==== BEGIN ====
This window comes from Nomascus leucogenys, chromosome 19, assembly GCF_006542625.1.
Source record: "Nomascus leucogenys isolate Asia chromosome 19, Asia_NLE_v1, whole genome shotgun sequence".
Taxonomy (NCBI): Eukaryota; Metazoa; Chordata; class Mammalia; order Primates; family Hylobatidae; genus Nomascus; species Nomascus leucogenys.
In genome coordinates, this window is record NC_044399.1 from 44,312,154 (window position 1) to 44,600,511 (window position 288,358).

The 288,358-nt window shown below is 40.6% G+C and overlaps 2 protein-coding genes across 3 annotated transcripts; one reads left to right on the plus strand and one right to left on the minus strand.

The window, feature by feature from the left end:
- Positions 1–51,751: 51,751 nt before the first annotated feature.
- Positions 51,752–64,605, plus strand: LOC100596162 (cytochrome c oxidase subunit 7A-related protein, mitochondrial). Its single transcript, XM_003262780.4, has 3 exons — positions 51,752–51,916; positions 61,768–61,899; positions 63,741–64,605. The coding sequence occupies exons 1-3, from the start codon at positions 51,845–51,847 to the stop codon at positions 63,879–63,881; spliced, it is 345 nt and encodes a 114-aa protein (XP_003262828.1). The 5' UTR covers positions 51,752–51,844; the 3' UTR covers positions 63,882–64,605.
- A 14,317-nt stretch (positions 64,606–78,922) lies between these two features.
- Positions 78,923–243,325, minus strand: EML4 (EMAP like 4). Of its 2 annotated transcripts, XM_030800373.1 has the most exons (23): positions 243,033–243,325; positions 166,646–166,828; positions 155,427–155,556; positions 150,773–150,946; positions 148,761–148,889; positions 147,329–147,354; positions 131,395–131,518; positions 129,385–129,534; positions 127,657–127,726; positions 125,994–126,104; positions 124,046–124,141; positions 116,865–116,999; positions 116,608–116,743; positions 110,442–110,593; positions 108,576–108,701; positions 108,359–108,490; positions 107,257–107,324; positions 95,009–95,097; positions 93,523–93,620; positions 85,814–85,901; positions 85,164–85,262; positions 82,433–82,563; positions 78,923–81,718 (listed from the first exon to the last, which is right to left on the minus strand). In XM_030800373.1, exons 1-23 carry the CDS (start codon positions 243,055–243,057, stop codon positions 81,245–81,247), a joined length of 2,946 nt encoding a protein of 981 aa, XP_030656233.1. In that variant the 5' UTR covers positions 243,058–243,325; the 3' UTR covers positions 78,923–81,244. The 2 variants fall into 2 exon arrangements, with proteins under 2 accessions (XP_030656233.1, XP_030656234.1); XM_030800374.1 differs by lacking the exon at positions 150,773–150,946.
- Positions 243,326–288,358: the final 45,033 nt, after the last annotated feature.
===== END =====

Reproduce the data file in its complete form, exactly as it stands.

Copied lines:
This window comes from Nomascus leucogenys, chromosome 19, assembly GCF_006542625.1.
Source record: "Nomascus leucogenys isolate Asia chromosome 19, Asia_NLE_v1, whole genome shotgun sequence".
Taxonomy (NCBI): Eukaryota; Metazoa; Chordata; class Mammalia; order Primates; family Hylobatidae; genus Nomascus; species Nomascus leucogenys.
In genome coordinates, this window is record NC_044399.1 from 44,312,154 (window position 1) to 44,600,511 (window position 288,358).

The 288,358-nt window shown below is 40.6% G+C and overlaps 2 protein-coding genes across 3 annotated transcripts; one reads left to right on the plus strand and one right to left on the minus strand.

The window, feature by feature from the left end:
- Positions 1–51,751: 51,751 nt before the first annotated feature.
- Positions 51,752–64,605, plus strand: LOC100596162 (cytochrome c oxidase subunit 7A-related protein, mitochondrial). Its single transcript, XM_003262780.4, has 3 exons — positions 51,752–51,916; positions 61,768–61,899; positions 63,741–64,605. The coding sequence occupies exons 1-3, from the start codon at positions 51,845–51,847 to the stop codon at positions 63,879–63,881; spliced, it is 345 nt and encodes a 114-aa protein (XP_003262828.1). The 5' UTR covers positions 51,752–51,844; the 3' UTR covers positions 63,882–64,605.
- A 14,317-nt stretch (positions 64,606–78,922) lies between these two features.
- Positions 78,923–243,325, minus strand: EML4 (EMAP like 4). Of its 2 annotated transcripts, XM_030800373.1 has the most exons (23): positions 243,033–243,325; positions 166,646–166,828; positions 155,427–155,556; positions 150,773–150,946; positions 148,761–148,889; positions 147,329–147,354; positions 131,395–131,518; positions 129,385–129,534; positions 127,657–127,726; positions 125,994–126,104; positions 124,046–124,141; positions 116,865–116,999; positions 116,608–116,743; positions 110,442–110,593; positions 108,576–108,701; positions 108,359–108,490; positions 107,257–107,324; positions 95,009–95,097; positions 93,523–93,620; positions 85,814–85,901; positions 85,164–85,262; positions 82,433–82,563; positions 78,923–81,718 (listed from the first exon to the last, which is right to left on the minus strand). In XM_030800373.1, exons 1-23 carry the CDS (start codon positions 243,055–243,057, stop codon positions 81,245–81,247), a joined length of 2,946 nt encoding a protein of 981 aa, XP_030656233.1. In that variant the 5' UTR covers positions 243,058–243,325; the 3' UTR covers positions 78,923–81,244. The 2 variants fall into 2 exon arrangements, with proteins under 2 accessions (XP_030656233.1, XP_030656234.1); XM_030800374.1 differs by lacking the exon at positions 150,773–150,946.
- Positions 243,326–288,358: the final 45,033 nt, after the last annotated feature.